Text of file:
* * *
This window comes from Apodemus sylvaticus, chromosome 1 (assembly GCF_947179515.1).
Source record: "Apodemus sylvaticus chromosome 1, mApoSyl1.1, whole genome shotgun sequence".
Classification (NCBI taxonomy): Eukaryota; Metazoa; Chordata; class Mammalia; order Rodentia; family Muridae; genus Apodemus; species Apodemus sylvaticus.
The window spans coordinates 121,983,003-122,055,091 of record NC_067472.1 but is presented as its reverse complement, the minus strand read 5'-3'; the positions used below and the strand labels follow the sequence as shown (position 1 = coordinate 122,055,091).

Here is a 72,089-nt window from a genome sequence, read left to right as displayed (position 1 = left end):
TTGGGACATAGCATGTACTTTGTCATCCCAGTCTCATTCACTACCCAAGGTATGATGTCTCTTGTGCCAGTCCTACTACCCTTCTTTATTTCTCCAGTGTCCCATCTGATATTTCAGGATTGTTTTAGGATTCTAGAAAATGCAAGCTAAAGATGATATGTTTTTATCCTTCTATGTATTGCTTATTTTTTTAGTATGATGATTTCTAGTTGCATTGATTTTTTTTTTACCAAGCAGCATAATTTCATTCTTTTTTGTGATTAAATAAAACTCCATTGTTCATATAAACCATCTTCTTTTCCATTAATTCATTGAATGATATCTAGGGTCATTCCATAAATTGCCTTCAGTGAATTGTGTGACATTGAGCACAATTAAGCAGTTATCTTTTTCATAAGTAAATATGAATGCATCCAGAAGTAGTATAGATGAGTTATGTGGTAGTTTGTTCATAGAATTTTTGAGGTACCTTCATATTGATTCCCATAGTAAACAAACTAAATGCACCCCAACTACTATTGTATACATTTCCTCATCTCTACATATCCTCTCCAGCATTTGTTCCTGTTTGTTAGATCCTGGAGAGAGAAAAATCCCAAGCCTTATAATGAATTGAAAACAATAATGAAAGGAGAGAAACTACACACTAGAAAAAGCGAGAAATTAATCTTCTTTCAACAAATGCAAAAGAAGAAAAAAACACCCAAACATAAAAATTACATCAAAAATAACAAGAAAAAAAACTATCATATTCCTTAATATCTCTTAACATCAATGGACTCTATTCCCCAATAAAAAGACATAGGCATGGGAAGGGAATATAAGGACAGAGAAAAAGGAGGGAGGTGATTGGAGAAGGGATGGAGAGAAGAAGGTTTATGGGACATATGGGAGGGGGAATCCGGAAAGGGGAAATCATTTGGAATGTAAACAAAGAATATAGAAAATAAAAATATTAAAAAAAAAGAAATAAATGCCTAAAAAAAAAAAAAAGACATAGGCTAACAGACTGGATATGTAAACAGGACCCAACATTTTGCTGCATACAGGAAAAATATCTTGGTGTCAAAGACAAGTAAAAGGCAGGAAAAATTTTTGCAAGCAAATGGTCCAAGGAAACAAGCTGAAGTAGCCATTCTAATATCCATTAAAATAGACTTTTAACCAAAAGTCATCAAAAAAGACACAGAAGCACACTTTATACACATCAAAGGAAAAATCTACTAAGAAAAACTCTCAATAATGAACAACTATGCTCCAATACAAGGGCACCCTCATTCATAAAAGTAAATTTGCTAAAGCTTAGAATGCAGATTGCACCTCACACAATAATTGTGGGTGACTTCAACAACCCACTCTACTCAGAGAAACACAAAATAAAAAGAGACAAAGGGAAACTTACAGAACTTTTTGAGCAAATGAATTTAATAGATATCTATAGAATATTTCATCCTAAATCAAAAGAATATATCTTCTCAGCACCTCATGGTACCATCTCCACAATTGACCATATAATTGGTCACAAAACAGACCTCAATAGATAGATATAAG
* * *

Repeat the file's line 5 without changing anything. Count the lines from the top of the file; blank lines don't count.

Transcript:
Here is a 72,089-nt window from a genome sequence, read left to right as displayed (position 1 = left end):